Mayhem on grain market

Farm gate prices ‘ignored’


Farmers have lamented low prices vendors are offering for agricultural commodities on the market, which they say are below the government’s set minimum price.

The farmers feel this would affect their revenue. They have since called for intervention from authorities.

Some weeks ago, the government announced farm gate prices for the 2023 season, with the minimum price for Malawi’s staple commodity, maize, pegged at K500 per kilogramme (kg).


The amount was an increase from the price that was set last year.

Minimum price for soya was set at K800 from K480 per kg in 2022 while polished rice will be sold at K1,000 per kg, with unpolished rice fetching a minimum of K500 per kg.

But our spot checks have revealed that vendors continue disregarding the farm gate prices.


In most parts of the Southern Region, for example, vendors are buying a kg of maize at K300 or K350.

The situation is similar in Central and Northern regions where, for instance, soya is being sold at around K400 or K500 per kg, almost half of the set price.

“I have sold almost five bags of maize at K350 per kg. We cannot do otherwise because that is the price that the vendors are insisting on,” White Afali, a farmer from Lwanje in Mulanje, said.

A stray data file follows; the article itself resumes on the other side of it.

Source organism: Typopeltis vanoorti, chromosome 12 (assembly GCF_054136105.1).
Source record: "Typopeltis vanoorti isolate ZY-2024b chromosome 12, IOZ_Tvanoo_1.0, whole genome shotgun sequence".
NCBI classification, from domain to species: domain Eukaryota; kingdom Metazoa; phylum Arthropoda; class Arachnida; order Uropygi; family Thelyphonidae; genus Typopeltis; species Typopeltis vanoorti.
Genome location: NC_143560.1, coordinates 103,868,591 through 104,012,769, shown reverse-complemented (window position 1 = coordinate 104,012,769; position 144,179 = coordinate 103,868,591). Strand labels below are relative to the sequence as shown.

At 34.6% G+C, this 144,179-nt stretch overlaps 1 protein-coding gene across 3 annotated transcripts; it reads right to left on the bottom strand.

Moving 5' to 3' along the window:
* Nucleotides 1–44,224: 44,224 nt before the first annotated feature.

In an interview, Farmers Union of Malawi Chief Executive Officer Jacob Nyirongo blamed the vice on the government.

He said the government rushed to come up with the prices without proper consultations.

“Most farmers in the country sell their produce to small-scale traders. We have always said that when the government comes up with the farm gate prices, they should also ensure that Admarc markets are opened so that the farmers can take their products there.

But this is not the case as Admarc markets are not yet opened; so, the minimum farm gate price can definitely not be adhered to,” Nyirongo said.

President of Grain Traders Association Grace Mhango said this year’s farm gate prices are not practical because they are not making business sense.

“We suggested that the prices for commodities like soya be pegged at at least, K650 per kg but the government did not listen,” Mhango said.

She further said that this year’s farm gate prices can lead to a rise of prices of other commodities on the market.

Minister of Agriculture Sam Kawale was not available for a comment.

But Minister of Information Moses Kunkuyu said this year’s farm gate prices considered the cost of production.

“We should look at how much it costs a farmer to harvest a bag of maize or soya. The government has a mandate of protecting its farmers so that they benefit from their sweat. Let us not focus on the buying side but we should also consider the producers,” Kunkuyu said.

He, however, admitted that delay to open Admarc depots has partly contributed to price volatility.

The government allocated K12 billion to Admarc for maize purchase.

It also changed its financial year from June to April for, among other things, timely provision of resources for the purchase of agricultural inputs.

Police have recently been arresting small-scale traders for buying farm products against set farm gate prices.

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